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1245. Tree Diameter
Description
The diameter of a tree is the number of edges in the longest path in that tree.
There is an undirected tree of n
nodes labeled from 0
to n  1
. You are given a 2D array edges
where edges.length == n  1
and edges[i] = [a_{i}, b_{i}]
indicates that there is an undirected edge between nodes a_{i}
and b_{i}
in the tree.
Return the diameter of the tree.
Example 1:
Input: edges = [[0,1],[0,2]] Output: 2 Explanation: The longest path of the tree is the path 1  0  2.
Example 2:
Input: edges = [[0,1],[1,2],[2,3],[1,4],[4,5]] Output: 4 Explanation: The longest path of the tree is the path 3  2  1  4  5.
Constraints:
n == edges.length + 1
1 <= n <= 10^{4}
0 <= a_{i}, b_{i} < n
a_{i} != b_{i}
Solutions
Solution 1: Two DFS
First, perform DFS on any node to find the furthest node, then perform DFS again from this node to reach another furthest node. The node reached by the first DFS can be proven to be one end of the diameter of this graph, and the second DFS will reach the other end. Let’s prove this theorem.
Theorem: In a connected undirected acyclic graph, the furthest node that can be reached from any node must be one end of the diameter of the graph.
Proof: Suppose this diameter is $\delta(s, t)$. There are two cases:
 When the starting node $y$ is on $\delta(s, t)$, suppose the furthest node $z$ reached is not any of $s, t$. At this time, connect $\delta(y, z)$ with $\delta(y, s)$ that does not overlap with it (you can also assume that the other direction of the diameter does not overlap), you can get a longer diameter, which contradicts the premise.

When the starting node $y$ is not on $\delta(s, t)$, there are two cases:
 When the furthest node $z$ reached by $y$ crosses $\delta(s, t)$, mark the intersecting node as $x$. At this time, $\delta(y, z) = \delta(y, x) + \delta(x, z)$. And at this time $\delta(y, z) > \delta(y, t)$, so $\delta(x, z) > \delta(x, t)$. According to the conclusion of 1, this assumption is not established.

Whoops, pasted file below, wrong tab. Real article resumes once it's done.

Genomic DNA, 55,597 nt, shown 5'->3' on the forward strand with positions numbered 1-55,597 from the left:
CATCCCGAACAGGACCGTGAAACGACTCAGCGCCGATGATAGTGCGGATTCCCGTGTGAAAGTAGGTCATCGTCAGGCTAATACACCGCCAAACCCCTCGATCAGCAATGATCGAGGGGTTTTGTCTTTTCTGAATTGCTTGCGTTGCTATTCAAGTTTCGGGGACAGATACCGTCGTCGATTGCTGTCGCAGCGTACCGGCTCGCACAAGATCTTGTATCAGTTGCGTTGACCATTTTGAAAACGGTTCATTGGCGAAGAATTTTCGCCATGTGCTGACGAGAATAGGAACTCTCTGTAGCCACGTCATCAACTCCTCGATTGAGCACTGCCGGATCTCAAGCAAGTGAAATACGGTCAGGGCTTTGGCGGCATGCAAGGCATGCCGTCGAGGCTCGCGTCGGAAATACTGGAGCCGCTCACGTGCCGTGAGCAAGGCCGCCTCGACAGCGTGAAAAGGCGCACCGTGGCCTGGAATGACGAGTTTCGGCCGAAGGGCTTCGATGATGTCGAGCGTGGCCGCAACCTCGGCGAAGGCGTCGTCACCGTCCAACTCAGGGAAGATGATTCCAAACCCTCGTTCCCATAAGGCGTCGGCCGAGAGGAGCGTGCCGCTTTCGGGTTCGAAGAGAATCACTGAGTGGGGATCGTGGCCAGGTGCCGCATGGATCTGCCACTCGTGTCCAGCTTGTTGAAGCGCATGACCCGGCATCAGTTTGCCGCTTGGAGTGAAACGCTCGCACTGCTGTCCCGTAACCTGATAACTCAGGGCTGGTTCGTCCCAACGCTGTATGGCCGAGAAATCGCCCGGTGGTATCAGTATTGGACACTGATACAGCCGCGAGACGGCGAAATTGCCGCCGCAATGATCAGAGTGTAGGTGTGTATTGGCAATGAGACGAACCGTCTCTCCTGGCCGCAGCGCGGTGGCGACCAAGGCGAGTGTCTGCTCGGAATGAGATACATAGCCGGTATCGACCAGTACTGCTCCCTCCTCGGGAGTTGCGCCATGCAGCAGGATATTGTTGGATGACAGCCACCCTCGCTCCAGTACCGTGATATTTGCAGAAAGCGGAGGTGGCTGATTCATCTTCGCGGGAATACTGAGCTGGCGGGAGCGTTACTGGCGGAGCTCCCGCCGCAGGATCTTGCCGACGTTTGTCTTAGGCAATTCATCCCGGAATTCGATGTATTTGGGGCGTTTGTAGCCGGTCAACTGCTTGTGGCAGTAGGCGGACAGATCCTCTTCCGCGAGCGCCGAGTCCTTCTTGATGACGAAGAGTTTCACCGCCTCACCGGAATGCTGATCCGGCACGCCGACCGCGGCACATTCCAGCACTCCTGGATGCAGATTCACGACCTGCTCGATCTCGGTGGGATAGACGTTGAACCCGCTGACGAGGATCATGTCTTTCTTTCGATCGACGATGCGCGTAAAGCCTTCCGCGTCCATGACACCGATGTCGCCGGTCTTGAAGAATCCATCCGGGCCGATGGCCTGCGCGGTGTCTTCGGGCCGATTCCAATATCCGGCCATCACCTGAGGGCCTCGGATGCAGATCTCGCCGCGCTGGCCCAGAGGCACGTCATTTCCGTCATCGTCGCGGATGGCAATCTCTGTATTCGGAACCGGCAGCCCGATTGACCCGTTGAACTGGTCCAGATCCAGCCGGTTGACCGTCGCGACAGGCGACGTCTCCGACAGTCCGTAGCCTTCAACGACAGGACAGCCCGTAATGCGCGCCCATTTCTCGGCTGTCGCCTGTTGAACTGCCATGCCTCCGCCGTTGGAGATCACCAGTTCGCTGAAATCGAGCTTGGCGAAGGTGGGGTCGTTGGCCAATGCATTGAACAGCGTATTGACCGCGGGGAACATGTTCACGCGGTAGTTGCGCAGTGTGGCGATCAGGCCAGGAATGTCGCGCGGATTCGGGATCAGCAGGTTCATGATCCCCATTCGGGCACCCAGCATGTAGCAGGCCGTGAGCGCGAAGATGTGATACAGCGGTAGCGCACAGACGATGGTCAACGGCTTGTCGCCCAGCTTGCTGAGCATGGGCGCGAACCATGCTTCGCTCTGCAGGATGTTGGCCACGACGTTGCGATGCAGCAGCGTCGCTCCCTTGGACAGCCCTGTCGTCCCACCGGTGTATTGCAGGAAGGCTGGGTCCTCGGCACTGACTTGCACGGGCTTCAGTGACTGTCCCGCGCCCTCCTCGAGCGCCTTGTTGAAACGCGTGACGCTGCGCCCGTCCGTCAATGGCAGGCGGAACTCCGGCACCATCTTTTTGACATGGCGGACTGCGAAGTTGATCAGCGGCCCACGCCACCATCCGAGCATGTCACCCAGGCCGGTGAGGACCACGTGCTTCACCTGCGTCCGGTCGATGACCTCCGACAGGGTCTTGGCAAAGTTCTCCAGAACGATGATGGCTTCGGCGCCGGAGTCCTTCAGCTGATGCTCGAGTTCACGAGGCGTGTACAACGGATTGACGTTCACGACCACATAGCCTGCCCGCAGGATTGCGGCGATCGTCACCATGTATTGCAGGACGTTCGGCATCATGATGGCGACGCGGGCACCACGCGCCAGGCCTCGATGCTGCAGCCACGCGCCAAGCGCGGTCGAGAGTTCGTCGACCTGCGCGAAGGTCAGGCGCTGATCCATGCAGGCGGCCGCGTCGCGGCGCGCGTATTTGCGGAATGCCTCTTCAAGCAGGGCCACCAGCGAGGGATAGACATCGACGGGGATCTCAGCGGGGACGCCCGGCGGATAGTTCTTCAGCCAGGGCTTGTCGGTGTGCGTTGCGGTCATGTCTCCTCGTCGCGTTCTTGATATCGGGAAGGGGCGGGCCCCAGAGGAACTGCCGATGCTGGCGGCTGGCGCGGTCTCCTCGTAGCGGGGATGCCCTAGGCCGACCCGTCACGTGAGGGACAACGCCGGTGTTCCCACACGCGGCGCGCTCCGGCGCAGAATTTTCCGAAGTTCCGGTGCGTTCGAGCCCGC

When the furthest node $z$ reached by $y$ does not intersect with $\delta(s, t)$, define the first node on the simple path from $y$ to $t$ that also exists on the simple path $\delta(s, t)$ as $x$, and the last node on the simple path $\delta(y, z)$ as $x’$. As shown in the figure below. Then according to the assumption, $\delta(y, z) \geq \delta(y, t) \Rightarrow \delta(x’, z) \geq \delta(x’, x) + \delta(x, t)$. In this case, $\delta(x, z) \geq \delta(x, t)$, which does not match the premise that $\delta(s, t)$ corresponds to the diameter, so the furthest node $z$ of $y$ cannot be outside the path corresponding to the diameter from $s$ to $t$.
Therefore, the theorem holds.

class Solution { private Map<Integer, Set<Integer>> g; private boolean[] vis; private int next; private int ans; public int treeDiameter(int[][] edges) { int n = edges.length; ans = 0; g = new HashMap<>(); for (int[] e : edges) { g.computeIfAbsent(e[0], k > new HashSet<>()).add(e[1]); g.computeIfAbsent(e[1], k > new HashSet<>()).add(e[0]); } vis = new boolean[n + 1]; next = edges[0][0]; dfs(next, 0); vis = new boolean[n + 1]; dfs(next, 0); return ans; } private void dfs(int u, int t) { if (vis[u]) { return; } vis[u] = true; if (ans < t) { ans = t; next = u; } for (int v : g.get(u)) { dfs(v, t + 1); } } }

class Solution { public: unordered_map<int, unordered_set<int>> g; vector<bool> vis; int ans; int next; int treeDiameter(vector<vector<int>>& edges) { for (auto& e : edges) { g[e[0]].insert(e[1]); g[e[1]].insert(e[0]); } int n = edges.size(); ans = 0; vis.resize(n + 1); next = edges[0][0]; dfs(next, 0); vis.assign(vis.size(), false); dfs(next, 0); return ans; } void dfs(int u, int t) { if (vis[u]) return; vis[u] = true; if (ans < t) { ans = t; next = u; } for (int v : g[u]) dfs(v, t + 1); } };

class Solution: def treeDiameter(self, edges: List[List[int]]) > int: def dfs(u, t): nonlocal ans, vis, d, next if vis[u]: return vis[u] = True for v in d[u]: dfs(v, t + 1) if ans < t: ans = t next = u d = defaultdict(set) vis = [False] * (len(edges) + 1) for u, v in edges: d[u].add(v) d[v].add(u) ans = 0 next = 0 dfs(edges[0][0], 0) vis = [False] * (len(edges) + 1) dfs(next, 0) return ans

func treeDiameter(edges [][]int) int { n := len(edges) g := make(map[int][]int) for _, e := range edges { g[e[0]] = append(g[e[0]], e[1]) g[e[1]] = append(g[e[1]], e[0]) } vis := make(map[int]bool, n+1) ans := 0 next := edges[0][0] var dfs func(u, t int) dfs = func(u, t int) { if vis[u] { return } vis[u] = true if ans < t { ans = t next = u } if vs, ok := g[u]; ok { for _, v := range vs { dfs(v, t+1) } } } dfs(next, 0) vis = make(map[int]bool, n+1) dfs(next, 0) return ans }

function treeDiameter(edges: number[][]): number { const n = edges.length + 1; const g: number[][] = Array.from({ length: n }, () => []); for (const [a, b] of edges) { g[a].push(b); g[b].push(a); } let [ans, a] = [0, 0]; const dfs = (i: number, fa: number, t: number): void => { for (const j of g[i]) { if (j !== fa) { dfs(j, i, t + 1); } } if (ans < t) { ans = t; a = i; } }; dfs(0, 1, 0); dfs(a, 1, 0); return ans; }